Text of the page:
ZimPF elective congress set for August

ZIMBABWE People First (ZimPF) interim leader, Agrippa Mutambara has disclosed that the party would next month hold its first elective congress to choose a substantive executive.


Mutambara, who was appointed interim leader following the ouster of the party’s founding president Joice Mujuru early this year, told journalists in Bulawayo on Saturday that all party structures were now geared for the congress scheduled for end of August.

“This is my first time that I am being introduced to Bulawayo as the interim president of ZimPF. For the past few weeks, I have been going around provinces being introduced, this is an on-going process,” he said.

“After our separation with Mujuru, who formed her party (National People’s Party), we continued for sometime without a leader, so it was the steering committee, the highest body of our party that was leading and we did not have a leader. We then went through a process of selecting a leader which led to me being selected as the interim president; it became necessary that I had to be introduced to the structures as their new president,” Mutambara said.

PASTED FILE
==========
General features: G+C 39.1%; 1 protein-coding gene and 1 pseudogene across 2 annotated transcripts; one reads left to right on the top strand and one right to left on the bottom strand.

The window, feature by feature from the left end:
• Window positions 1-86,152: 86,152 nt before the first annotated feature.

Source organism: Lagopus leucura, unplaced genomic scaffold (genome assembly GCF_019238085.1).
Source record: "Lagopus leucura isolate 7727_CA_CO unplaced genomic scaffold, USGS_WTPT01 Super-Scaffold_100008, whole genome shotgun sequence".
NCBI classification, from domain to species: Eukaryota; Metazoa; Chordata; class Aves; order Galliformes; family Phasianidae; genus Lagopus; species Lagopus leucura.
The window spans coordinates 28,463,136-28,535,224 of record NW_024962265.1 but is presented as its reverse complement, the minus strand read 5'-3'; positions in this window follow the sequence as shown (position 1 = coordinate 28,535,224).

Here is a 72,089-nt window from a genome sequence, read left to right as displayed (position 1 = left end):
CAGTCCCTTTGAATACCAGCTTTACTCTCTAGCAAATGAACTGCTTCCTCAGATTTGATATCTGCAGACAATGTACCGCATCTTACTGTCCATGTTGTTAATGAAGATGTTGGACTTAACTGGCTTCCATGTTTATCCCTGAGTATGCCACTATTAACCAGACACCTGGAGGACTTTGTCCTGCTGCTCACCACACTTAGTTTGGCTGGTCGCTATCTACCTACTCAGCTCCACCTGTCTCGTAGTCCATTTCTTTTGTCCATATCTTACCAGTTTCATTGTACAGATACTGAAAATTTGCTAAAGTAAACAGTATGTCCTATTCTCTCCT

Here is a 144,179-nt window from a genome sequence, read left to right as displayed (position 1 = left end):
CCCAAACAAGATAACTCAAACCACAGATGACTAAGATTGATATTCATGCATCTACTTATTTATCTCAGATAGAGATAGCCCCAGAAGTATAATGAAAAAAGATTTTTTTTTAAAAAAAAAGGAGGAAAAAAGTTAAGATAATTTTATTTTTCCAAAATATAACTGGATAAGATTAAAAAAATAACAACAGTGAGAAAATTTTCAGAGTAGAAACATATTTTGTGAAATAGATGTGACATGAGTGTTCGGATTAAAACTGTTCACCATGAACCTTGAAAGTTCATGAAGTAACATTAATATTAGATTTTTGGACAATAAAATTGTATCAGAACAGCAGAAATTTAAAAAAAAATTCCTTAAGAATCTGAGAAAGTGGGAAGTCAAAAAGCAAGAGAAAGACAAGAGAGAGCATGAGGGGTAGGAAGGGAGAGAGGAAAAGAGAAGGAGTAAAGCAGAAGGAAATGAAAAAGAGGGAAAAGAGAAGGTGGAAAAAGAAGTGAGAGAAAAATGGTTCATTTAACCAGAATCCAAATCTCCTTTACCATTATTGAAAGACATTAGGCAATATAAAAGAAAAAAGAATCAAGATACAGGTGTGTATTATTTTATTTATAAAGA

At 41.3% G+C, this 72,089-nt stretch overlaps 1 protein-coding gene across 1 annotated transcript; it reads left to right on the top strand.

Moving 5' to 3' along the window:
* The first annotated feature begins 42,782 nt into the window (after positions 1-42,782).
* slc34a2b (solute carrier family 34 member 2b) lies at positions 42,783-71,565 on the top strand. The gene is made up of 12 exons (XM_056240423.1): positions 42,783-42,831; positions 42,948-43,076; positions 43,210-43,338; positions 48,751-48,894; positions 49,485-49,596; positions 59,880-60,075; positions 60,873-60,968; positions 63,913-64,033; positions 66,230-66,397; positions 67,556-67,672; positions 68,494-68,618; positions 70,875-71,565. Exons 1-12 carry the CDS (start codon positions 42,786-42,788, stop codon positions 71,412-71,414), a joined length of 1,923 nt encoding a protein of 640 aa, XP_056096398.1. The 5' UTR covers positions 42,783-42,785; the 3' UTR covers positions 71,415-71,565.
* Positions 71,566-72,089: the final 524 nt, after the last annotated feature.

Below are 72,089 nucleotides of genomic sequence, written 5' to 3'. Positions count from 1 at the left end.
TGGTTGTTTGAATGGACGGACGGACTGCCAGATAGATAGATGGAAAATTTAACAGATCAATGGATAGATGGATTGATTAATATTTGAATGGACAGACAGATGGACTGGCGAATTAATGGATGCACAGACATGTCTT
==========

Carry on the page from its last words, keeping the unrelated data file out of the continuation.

“We are still working on it, but I think by the end of August we should be having a substantive leadership in place. In other words we are working towards holding our congress not later than end of August.”

He dismissed spirited attempts by ZimPF founders, Rugare Gumbo and Didymus Mutasa, to discredit him, saying the two politicians had automatically expelled themselves from the party by failing to recognise his appointment.

Mutambara maintained that the ZimPF split will not lead to the collapse of the party, arguing instead it was necessary “to cleanse the party”.

He argued Mujuru did not have the gravitas to fight President Robert Mugabe head-on.

“The split has not really affected us, it is actually a cleaning process of people who have a different perception of how Zimbabwe should move, because of that we felt that when we parted company with Mujuru. We felt that her leadership was not strong enough to lead us to the next elections,” Mutambara said.


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